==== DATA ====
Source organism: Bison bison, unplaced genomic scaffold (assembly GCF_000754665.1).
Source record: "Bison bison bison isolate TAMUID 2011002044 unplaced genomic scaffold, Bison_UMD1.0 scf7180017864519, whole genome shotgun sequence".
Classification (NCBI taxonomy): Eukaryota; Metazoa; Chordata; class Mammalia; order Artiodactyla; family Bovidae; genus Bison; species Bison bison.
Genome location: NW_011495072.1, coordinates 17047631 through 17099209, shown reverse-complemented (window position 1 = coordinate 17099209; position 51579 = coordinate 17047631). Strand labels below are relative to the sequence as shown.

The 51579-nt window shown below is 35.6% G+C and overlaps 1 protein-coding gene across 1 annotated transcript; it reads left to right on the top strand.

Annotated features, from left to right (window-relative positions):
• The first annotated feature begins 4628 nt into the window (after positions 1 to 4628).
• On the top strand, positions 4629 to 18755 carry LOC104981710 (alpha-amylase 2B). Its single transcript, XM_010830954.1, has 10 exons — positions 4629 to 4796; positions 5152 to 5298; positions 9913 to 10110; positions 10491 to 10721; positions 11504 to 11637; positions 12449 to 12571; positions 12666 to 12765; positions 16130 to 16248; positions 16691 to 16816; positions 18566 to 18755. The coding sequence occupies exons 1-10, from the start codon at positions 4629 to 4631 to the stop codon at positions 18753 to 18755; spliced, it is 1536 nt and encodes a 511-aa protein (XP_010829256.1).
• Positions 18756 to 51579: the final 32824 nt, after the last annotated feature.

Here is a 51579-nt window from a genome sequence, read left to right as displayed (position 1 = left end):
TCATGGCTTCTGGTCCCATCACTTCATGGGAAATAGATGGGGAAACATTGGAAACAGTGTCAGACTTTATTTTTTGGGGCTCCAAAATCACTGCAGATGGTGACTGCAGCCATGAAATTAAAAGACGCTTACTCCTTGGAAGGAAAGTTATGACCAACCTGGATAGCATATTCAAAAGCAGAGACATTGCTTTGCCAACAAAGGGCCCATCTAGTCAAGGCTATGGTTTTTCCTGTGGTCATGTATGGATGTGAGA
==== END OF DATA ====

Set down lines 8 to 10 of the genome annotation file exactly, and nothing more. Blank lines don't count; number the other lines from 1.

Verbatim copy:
• On the top strand, positions 4629 to 18755 carry LOC104981710 (alpha-amylase 2B). Its single transcript, XM_010830954.1, has 10 exons — positions 4629 to 4796; positions 5152 to 5298; positions 9913 to 10110; positions 10491 to 10721; positions 11504 to 11637; positions 12449 to 12571; positions 12666 to 12765; positions 16130 to 16248; positions 16691 to 16816; positions 18566 to 18755. The coding sequence occupies exons 1-10, from the start codon at positions 4629 to 4631 to the stop codon at positions 18753 to 18755; spliced, it is 1536 nt and encodes a 511-aa protein (XP_010829256.1).
• Positions 18756 to 51579: the final 32824 nt, after the last annotated feature.

Here is a 51579-nt window from a genome sequence, read left to right as displayed (position 1 = left end):